There were more new trucks sold in the UK in 2019 than in the two preceding years. With an impressive 48,535 registrations last year, we saw nearly 13% more new trucks appear on our roads than in 2018 after number shrinking for the previous two years. All this despite a series of stalled Brexits and the ensuing uncertainty. There were a few developments that went the truck makers’ way. There was a deadline for the fitment of smart tachographs halfway through the year. This meant that canny truck operators pulled forward truck purchases to just before the deadline to avoid this new system for as long as possible.
Best Selling Truck Types
It is always interesting watching the registration figures as UK Plc heads into or out of a recession, as it is usually the registrations of three-axle tractor units that start to slow down first on the way in – and increase on the way out of recession.
This is mainly because there is no body build time which creates a longer lag between ordering and delivery for a rigid truck. Dealers are more likely to hold some stocks of tractor units, as they are a lot more generic than a box truck that could be an array of different lengths, heights, be fitted with a tail lift etc. etc.
So is it good news that the best selling trucks of 2019 were 6×2 tractor units? The theory says that this should mean that a growth in rigid trucks should be just behind.
Unfortunately, whilst three-axle tractor units did well over the year as a whole, the last quarter of 2019 was a different story with their registrations going into reverse -3.2% down on 2018 figures.
Nonetheless, tractor units took up over 44% of the truck market in 2019 with box trucks the next best seller up 27% on the previous year, followed by tippers which were up 9.4%, then curtainsiders which were actually down slightly (-4.4%) with refuse trucks completing the top five.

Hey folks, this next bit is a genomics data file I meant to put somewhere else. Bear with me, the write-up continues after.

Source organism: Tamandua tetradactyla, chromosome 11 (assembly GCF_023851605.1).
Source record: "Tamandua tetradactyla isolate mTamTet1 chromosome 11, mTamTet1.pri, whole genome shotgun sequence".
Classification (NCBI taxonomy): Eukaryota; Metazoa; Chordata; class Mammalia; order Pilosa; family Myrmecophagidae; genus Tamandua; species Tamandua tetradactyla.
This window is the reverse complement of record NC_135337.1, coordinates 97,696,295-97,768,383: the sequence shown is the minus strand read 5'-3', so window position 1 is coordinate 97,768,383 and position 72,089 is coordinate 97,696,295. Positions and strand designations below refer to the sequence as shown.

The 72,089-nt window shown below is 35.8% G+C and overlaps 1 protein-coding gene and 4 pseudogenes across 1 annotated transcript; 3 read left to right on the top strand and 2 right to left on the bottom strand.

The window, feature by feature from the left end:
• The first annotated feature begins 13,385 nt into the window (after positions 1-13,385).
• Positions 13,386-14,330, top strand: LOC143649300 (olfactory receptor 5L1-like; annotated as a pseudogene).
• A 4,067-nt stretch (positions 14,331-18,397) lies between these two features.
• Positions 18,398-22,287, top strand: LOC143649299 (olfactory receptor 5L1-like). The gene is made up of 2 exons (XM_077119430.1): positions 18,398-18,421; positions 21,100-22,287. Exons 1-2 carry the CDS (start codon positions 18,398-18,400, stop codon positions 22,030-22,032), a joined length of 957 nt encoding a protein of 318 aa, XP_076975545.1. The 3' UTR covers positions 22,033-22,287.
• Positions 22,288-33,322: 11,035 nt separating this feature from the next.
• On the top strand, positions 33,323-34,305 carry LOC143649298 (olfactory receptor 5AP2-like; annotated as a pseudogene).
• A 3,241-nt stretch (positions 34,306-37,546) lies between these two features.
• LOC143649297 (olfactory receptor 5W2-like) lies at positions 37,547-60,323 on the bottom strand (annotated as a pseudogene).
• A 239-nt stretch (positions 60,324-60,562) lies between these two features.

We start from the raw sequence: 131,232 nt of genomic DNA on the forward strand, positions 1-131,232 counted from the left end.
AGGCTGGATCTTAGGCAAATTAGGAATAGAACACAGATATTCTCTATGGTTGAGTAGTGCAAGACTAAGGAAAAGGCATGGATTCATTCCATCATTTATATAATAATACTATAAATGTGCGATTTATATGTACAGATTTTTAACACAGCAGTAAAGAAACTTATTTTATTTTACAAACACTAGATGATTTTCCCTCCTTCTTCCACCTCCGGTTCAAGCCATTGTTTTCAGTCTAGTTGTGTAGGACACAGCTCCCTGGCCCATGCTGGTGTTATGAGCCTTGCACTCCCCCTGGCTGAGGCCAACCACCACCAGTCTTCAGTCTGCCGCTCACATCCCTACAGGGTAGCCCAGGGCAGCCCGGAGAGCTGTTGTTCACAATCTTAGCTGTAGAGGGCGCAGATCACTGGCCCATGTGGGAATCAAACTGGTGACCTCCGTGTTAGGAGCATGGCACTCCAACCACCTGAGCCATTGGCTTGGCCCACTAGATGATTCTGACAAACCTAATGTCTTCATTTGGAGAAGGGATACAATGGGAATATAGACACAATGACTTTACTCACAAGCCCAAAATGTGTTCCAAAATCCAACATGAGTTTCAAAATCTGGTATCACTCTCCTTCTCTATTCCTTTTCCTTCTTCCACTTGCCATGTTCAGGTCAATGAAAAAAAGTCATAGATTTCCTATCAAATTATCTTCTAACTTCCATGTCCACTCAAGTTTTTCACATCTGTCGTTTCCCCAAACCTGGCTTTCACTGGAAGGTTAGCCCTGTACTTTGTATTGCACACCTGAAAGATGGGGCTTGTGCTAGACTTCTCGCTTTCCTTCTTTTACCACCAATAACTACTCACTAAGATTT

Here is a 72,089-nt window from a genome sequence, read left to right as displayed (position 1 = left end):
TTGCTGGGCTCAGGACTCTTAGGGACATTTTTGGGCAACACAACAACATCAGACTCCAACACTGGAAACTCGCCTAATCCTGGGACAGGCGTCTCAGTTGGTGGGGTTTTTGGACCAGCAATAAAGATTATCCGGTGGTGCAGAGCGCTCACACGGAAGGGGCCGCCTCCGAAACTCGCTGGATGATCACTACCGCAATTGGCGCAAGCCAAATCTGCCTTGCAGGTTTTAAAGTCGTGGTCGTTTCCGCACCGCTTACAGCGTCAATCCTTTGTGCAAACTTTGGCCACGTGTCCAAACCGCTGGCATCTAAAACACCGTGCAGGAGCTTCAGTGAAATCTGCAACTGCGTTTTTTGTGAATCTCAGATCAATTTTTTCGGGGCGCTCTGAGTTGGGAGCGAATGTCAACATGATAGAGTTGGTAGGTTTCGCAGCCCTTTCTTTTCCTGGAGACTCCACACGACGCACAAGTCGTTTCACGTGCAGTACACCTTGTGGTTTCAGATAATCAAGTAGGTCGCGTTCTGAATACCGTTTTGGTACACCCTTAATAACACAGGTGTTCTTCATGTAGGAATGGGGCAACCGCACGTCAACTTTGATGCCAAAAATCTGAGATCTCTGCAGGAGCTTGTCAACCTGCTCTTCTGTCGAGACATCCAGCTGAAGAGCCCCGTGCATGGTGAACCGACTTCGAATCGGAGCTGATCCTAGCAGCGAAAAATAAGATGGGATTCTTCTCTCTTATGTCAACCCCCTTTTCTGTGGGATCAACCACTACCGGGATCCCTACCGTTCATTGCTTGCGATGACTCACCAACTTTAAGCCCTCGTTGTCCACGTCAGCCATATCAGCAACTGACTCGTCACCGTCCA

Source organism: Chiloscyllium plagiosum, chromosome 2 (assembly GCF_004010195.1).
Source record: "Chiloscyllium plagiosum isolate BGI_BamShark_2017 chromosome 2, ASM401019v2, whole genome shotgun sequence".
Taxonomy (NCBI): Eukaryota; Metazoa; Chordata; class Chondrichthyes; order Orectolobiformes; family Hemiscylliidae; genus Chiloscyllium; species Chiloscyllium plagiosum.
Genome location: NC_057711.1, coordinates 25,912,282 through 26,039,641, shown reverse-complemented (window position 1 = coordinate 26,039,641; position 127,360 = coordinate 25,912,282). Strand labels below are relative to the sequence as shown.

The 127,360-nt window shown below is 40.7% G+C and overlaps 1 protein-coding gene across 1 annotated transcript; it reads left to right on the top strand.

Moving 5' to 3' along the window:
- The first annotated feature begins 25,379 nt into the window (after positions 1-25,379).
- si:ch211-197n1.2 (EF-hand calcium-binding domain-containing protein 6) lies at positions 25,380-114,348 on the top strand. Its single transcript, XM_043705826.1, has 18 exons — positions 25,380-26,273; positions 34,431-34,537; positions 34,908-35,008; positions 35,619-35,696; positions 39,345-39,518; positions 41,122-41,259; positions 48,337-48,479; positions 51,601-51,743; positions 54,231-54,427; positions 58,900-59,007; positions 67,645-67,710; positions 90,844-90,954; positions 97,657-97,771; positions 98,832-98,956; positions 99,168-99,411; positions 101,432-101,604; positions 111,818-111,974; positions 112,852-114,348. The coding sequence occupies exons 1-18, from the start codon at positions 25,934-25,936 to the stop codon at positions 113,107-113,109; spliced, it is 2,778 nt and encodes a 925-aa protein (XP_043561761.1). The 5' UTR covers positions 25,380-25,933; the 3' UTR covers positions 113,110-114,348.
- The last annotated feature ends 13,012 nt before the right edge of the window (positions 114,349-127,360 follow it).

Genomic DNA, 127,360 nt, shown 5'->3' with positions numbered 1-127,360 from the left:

Of the rigids, it was the lighter weight end of the market that performed better – trucks up to 16 tonnes GVW were nearly 15% up for the year, whilst the numerically more important 18, 26 and 32 tonne rigids were only up by 8.4% for the year.
It was a significant drop in tipper registrations in the last quarter of 2019 that impacted these numbers. This surely reflects the levels of confidence in the construction industry.
Looking at the table for England, Scotland, Northern Ireland and Wales, it shows a genuine game of two halves. England and Wales had the largest increases over their 2018 performances – but these were the two areas performing badly in the final quarter. Scotland and Northern Ireland performed less well overall, but – especially in the case of Scotland – the last quarter of 2019 was up by an impressive 25% on the previous year.
Once more DAF dominated the truck sales chart with over 30% of the UK truck market. No mean feat in its own right, but even more impressive were the growth figures – up nearly 30% compared to 2018 in a market up overall by just 12.4%.
Equally impressive were Scania with a 35% improvement on their registrations in 2018, overhauling the less successful Mercedes-Benz for second spot. Mercedes’ registrations were down 14% but just managed to stay ahead of Volvo Trucks by 64 extra trucks sold, as their growth was pedestrian at best at just 2.6% in a market up 12.4%.
Lower down the market league table, MAN came out top of the three-way clash with Renault Trucks and Iveco. MAN appear to have pulled away from Iveco and Renault – the contest has been much closer over the years.
|Marque||YTD 2019||YTD 2018||% Change|
All data courtesy of the SMMT